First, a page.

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    Queue theory is so nice for understanding almost everything in our machines. Most of my advice in conversations with async library authors boils down to “use unbuffered channels and enforce a global maximum number of requests that your tcp acceptor pauses for when the number is reached, so that your tcp backlog fills up and your load balancer can do its job and send traffic elsewhere or provide feedback to a scaling system”.

    One reason I’m very much in-favor of just using fixed size threadpools for rust services instead of any use of async is that it makes that max number of requests just the number of threads you picked, with no need for complex backpressure mechanisms. I feel like async is really only appropriate for load balancers, as far as its use in rust goes. When you’re running real workloads that do stuff on the CPU, context switching costs disappear into the noise, even post meltdown/spectre mitigations that exacerbate their costs (but we’re still better off than in the c10k days).

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      This is great general advice, not only in Rust. Async should be understood as a niche solution to specific problems, not a default, general-purpose approach.

      More fundamental truths about queueing, which I find myself returning to over and over: https://apenwarr.ca/log/20170814.

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        Thank you for the link, the article is quite dense but the guidelines given there are very helpful!

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        Thank you for this explanation. I started working on a tcp client and I couldn’t figure out why/if I should use async. I felt like I should cause I have experience mostly in node.js but it wasn’t making sense (at least right now) with rust.

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        I have suggested adding the tags “python” and “networking”.

        As a side issue, backpressure is one of the things I think makes async/await more attractive than explicit callback async i/o: when reviewing code, you just look for places where the word “ await” is missing on some output. I wish I had an eslint rule for this though. :/

        I’m curious how often it turns out you want something like that explicit 503 in Python code because I would normally expect to be hiding the Python application server behind an instance of Apache (or nginx) and an instance of HAProxy. So either or both of those could implement concurrency limiting. e.g. You can tell HAProxy to only send a fixed maximum number of connections to a given backend.

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          In most async systems … you end up in a world where you chain a bunch of async functions together with no regard of back pressure.

          yup. Back pressure doesn’t compose in the world of callbacks / async. It does compose if designed well in coroutine world (see: erlang).

          async/await is great but it encourages writing stuff that will behave catastrophically when overloaded.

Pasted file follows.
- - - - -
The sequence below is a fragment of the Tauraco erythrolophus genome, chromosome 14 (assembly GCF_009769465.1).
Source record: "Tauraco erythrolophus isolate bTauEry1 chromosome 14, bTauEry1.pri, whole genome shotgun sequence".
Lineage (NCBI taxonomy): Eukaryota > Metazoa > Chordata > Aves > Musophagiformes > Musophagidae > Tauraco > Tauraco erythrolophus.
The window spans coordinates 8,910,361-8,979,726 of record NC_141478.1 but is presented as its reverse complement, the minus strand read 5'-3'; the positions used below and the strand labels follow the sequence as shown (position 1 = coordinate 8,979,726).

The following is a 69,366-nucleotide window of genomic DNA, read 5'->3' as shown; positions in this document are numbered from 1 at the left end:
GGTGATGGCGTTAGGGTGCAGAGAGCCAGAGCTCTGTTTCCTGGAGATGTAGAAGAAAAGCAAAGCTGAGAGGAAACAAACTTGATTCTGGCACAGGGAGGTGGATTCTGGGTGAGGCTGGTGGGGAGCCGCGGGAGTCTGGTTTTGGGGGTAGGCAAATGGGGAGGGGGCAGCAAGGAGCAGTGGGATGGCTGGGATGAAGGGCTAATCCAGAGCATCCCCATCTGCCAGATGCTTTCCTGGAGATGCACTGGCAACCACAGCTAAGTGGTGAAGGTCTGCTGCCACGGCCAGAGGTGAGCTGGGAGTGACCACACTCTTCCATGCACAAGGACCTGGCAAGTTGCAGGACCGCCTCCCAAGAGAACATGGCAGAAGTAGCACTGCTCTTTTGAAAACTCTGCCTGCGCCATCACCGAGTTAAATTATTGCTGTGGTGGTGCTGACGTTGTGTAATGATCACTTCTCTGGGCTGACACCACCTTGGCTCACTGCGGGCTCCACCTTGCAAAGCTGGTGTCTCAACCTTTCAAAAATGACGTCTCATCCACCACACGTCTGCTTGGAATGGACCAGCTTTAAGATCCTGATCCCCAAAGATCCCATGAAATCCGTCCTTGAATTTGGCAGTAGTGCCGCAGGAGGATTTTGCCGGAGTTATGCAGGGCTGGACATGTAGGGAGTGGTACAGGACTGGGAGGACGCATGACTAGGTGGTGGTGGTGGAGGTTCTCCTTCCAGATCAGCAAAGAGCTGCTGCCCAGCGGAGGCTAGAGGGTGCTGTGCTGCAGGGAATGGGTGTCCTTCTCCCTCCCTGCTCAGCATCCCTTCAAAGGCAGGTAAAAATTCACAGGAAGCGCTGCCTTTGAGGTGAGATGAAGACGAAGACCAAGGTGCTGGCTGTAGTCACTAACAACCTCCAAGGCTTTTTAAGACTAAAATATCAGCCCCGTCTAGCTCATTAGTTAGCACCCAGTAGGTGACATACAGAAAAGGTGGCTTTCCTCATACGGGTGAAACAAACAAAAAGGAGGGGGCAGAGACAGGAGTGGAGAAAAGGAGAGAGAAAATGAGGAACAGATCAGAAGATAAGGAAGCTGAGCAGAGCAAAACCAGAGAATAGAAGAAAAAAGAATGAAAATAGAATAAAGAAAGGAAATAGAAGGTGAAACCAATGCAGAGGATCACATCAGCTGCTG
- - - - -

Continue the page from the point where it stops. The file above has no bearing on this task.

yup. It’s very hard, in larger systems impossible, to do back pressure right with callbacks / async programming model.

          This is how I assess software projects I look at. How fast is database is one thing. What does it do when I send it 2GiB of requests not reading responses? What happens when I open a bazillion connections to it? Will a previously established connections have priority over handling new connections?

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            Even in the Erlang world, there are technical risks at every point where you reintroduce asynchrony. See https://ferd.ca/handling-overload.html for a long post on all the ways you can find to handle overload in the Erlang ecosystem, from the simplest one to more complex systematic approaches.

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              In Monte, where I/O is managed by callbacks, my “streamcaps” stream library has perfect backpressure. Each callback generates a promise, and each promise is waited upon before more data is generated.

              The main downside to perfect backpressure is that flow is slow and managed. Many APIs have “firehose” or “streaming” configurations that can send multiple packets of data as fast as possible, but such an API is not possible when backpressure is perfectly communicated.

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              Sounds important, but the article is too long and complex for me to understand :/ Also, at some point the author mentions that in the Python example, the missing drain in write seems an oversight; so, if the bug was fixed, would the article still have any reason to be written? Is it basically an article about a bug in a Python library’s API? I’m confused.

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                The article mentions this introductory article on backpressure. The WP article is not bad either.

                The main concept is that, in a data-processing pipeline, we do not want data to pool or buffer. We want data to flow. It turns out that a key concept for good flow is letting each component of the pipeline understand how fast the data is coming in and how fast it is being read away. Without backpressure, data can linger arbitrarily in memory, creating effects like bufferbloat.